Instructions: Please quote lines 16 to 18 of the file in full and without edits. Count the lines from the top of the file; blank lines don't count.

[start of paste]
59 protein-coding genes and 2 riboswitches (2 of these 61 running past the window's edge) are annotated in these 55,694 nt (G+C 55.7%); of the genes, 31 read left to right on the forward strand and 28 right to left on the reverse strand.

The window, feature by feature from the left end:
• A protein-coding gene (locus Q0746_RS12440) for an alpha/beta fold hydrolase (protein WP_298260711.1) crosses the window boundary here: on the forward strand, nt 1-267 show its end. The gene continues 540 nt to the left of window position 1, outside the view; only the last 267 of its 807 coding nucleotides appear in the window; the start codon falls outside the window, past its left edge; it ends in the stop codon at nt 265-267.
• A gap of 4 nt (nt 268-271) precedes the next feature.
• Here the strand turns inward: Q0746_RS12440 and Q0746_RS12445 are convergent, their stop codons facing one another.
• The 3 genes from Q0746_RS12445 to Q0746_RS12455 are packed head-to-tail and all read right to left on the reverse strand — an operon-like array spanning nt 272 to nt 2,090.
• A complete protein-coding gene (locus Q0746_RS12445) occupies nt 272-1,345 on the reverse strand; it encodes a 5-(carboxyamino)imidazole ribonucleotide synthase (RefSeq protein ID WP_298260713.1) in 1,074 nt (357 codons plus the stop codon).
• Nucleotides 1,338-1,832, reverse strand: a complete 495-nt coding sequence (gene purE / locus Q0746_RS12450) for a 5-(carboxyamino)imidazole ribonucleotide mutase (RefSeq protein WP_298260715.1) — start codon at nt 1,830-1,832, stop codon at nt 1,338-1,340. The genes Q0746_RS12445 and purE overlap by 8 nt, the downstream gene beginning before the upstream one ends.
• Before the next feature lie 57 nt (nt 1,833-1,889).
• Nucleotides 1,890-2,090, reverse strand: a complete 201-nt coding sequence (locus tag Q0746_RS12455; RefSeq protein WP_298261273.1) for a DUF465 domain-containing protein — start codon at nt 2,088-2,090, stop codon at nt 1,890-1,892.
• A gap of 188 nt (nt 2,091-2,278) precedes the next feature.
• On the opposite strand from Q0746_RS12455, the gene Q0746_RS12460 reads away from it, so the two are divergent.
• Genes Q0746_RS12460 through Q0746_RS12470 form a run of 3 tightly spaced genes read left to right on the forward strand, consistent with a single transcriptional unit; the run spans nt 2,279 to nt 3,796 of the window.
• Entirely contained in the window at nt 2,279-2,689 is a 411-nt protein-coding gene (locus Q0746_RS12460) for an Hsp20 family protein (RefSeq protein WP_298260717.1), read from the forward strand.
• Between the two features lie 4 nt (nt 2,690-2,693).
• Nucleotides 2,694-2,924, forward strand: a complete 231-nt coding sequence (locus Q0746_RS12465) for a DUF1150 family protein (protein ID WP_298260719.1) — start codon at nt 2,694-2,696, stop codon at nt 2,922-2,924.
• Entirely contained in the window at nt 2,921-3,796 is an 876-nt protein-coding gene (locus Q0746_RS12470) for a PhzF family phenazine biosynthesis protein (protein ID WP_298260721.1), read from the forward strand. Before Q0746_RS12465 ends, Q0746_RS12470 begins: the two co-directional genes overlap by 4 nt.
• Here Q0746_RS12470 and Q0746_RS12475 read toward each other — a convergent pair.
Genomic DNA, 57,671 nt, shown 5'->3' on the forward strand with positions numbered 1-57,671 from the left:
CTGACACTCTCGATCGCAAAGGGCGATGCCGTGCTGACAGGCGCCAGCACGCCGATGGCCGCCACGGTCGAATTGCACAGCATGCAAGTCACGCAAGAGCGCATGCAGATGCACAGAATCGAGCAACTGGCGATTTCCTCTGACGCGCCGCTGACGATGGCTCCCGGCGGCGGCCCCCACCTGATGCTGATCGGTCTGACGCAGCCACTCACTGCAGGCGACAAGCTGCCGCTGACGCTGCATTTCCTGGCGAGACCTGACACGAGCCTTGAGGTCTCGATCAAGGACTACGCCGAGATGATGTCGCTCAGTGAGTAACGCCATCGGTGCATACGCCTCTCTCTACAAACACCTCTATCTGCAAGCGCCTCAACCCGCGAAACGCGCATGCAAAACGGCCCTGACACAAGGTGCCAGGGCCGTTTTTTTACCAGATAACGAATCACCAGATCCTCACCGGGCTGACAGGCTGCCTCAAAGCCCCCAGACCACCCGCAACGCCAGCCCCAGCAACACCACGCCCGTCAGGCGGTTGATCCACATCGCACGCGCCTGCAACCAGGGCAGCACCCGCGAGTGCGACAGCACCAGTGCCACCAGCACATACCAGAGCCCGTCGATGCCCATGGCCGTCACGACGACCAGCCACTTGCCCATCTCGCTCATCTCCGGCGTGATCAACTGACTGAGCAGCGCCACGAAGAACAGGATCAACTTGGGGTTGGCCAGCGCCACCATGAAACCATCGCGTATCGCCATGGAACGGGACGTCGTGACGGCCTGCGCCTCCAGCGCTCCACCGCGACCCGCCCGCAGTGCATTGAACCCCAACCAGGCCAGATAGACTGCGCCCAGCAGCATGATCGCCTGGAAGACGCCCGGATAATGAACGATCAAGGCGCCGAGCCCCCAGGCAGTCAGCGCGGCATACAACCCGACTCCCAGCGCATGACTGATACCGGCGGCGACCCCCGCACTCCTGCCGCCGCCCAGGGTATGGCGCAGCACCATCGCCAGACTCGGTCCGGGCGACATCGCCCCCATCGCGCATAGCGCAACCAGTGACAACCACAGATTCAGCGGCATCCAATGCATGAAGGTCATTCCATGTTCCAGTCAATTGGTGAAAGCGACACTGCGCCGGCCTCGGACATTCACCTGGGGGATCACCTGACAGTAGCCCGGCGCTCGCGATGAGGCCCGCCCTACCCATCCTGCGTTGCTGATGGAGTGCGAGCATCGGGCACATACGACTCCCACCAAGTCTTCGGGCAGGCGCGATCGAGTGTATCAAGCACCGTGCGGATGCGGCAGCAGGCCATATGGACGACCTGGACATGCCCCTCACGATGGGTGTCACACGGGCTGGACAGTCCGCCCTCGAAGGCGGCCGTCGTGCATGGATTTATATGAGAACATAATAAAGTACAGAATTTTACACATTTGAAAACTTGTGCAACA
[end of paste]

• Nucleotides 2,694-2,924, forward strand: a complete 231-nt coding sequence (locus Q0746_RS12465) for a DUF1150 family protein (protein ID WP_298260719.1) — start codon at nt 2,694-2,696, stop codon at nt 2,922-2,924.
• Entirely contained in the window at nt 2,921-3,796 is an 876-nt protein-coding gene (locus Q0746_RS12470) for a PhzF family phenazine biosynthesis protein (protein ID WP_298260721.1), read from the forward strand. Before Q0746_RS12465 ends, Q0746_RS12470 begins: the two co-directional genes overlap by 4 nt.
• Here Q0746_RS12470 and Q0746_RS12475 read toward each other — a convergent pair.